No Soft Landings


“Back into Deflation”

Fiscal Takeover

Dallas and Visitors

“There’s no soft landing when you’re this far out of equilibrium.”

—Tom Hoenig

My last four letters featured highlights from the Strategic Investment Conference. I told you they would build toward a conclusion that might not be obvious. Today we’ll lift that final curtain.

Some of it is good news. Innovation will continue, technology will evolve, living standards will improve in many ways as the 2020s unfold. We had several sessions focused on technology and the future, which I have not written about. Positive things will happen in the background but our attention will be on a less pleasant foreground. News media rarely headline the amazing new technologies that will improve our lives. They focus on the negatives and crisis because that is what we humans read and they get paid by the number of clicks. Sad but true.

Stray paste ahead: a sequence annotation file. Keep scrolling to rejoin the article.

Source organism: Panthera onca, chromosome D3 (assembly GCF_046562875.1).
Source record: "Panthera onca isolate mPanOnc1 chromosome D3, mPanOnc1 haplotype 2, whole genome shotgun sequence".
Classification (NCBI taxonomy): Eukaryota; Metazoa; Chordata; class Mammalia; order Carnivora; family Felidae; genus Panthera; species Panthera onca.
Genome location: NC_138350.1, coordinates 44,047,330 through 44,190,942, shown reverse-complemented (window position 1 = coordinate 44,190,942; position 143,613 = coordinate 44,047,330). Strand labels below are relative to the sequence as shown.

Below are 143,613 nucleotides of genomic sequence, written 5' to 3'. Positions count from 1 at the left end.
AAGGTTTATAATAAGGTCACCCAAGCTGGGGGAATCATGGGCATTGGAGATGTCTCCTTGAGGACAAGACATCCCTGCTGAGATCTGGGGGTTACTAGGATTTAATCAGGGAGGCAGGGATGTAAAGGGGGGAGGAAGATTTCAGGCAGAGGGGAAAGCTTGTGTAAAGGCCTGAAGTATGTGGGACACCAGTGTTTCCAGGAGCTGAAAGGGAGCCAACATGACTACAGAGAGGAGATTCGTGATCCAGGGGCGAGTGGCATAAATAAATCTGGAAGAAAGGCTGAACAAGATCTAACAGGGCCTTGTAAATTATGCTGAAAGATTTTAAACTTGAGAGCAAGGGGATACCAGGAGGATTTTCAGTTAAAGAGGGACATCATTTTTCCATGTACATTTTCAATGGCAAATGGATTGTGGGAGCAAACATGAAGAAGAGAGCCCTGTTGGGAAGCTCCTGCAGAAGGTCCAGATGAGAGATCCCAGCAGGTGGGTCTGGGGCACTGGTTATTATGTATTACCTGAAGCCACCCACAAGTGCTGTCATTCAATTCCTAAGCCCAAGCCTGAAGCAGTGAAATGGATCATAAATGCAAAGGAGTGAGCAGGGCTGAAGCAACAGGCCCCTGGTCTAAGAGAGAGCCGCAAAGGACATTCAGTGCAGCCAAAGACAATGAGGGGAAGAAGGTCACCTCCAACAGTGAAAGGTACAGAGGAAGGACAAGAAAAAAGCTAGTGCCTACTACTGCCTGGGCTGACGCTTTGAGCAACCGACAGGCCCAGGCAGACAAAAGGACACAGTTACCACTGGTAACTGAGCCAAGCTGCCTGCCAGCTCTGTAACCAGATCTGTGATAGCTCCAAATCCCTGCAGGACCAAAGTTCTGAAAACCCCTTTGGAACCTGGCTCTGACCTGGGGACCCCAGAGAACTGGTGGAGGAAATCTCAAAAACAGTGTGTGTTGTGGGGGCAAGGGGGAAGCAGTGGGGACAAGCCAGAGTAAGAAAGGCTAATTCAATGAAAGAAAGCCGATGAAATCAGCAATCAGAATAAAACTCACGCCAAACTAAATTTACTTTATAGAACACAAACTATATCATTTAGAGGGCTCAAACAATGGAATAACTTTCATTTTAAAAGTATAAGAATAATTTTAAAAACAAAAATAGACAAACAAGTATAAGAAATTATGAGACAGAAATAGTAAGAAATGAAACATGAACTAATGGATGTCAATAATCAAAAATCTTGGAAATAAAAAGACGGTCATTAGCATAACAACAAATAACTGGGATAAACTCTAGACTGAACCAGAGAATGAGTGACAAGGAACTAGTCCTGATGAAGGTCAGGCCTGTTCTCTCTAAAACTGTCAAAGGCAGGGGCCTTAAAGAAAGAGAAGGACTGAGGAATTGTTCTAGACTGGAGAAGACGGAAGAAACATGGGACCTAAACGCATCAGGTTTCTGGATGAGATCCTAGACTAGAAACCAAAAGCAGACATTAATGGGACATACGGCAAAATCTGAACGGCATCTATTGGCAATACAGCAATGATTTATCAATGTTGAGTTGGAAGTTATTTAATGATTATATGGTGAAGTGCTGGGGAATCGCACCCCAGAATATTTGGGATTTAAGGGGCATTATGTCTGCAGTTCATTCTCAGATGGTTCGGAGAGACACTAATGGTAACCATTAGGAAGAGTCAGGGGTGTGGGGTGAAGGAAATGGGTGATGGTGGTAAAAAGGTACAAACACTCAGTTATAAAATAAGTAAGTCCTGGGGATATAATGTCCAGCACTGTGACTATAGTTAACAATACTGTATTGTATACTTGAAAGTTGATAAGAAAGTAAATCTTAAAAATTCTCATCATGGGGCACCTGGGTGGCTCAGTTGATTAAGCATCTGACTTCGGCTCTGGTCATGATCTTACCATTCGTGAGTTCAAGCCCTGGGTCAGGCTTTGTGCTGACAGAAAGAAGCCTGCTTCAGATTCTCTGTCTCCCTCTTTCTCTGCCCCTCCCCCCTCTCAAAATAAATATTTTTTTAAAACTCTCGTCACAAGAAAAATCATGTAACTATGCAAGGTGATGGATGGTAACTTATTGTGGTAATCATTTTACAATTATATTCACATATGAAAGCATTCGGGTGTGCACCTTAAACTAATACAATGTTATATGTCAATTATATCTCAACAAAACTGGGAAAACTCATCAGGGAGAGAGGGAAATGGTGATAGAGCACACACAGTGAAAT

In the final panel we talked about what’s coming. No surprise, much depends on what the Federal Reserve and other central banks do. Trying to control the inflation that arose from their own past choices, they will try to tighten policy without going too far. Their history of making such “soft landings” is not impressive.

But the challenge is more than monetary. Fiscal authorities (legislatures and governmental authorities) had a hand in creating all this, too, and they must be part of any solution. Their history isn’t reassuring, either.

I have written before that we’ve reached a point where all the options are bad, but some are worse than others. People talk about the Fed scoring an economic “soft landing,” tightening just enough to control inflation, but not setting off a deep recession.

That would be nice. The chance that all the necessary pieces will line up that way? Somewhere between slim and none, and as my dad used to say, “Slim left town.” And while my memory isn’t perfect, I don’t believe any speaker at the conference believed in the possibility of a soft landing. And even if we get one, we have serious problems that predate this inflation. They haven’t gone anywhere.

But I’m getting ahead of myself. Let’s see what the SIC experts predict.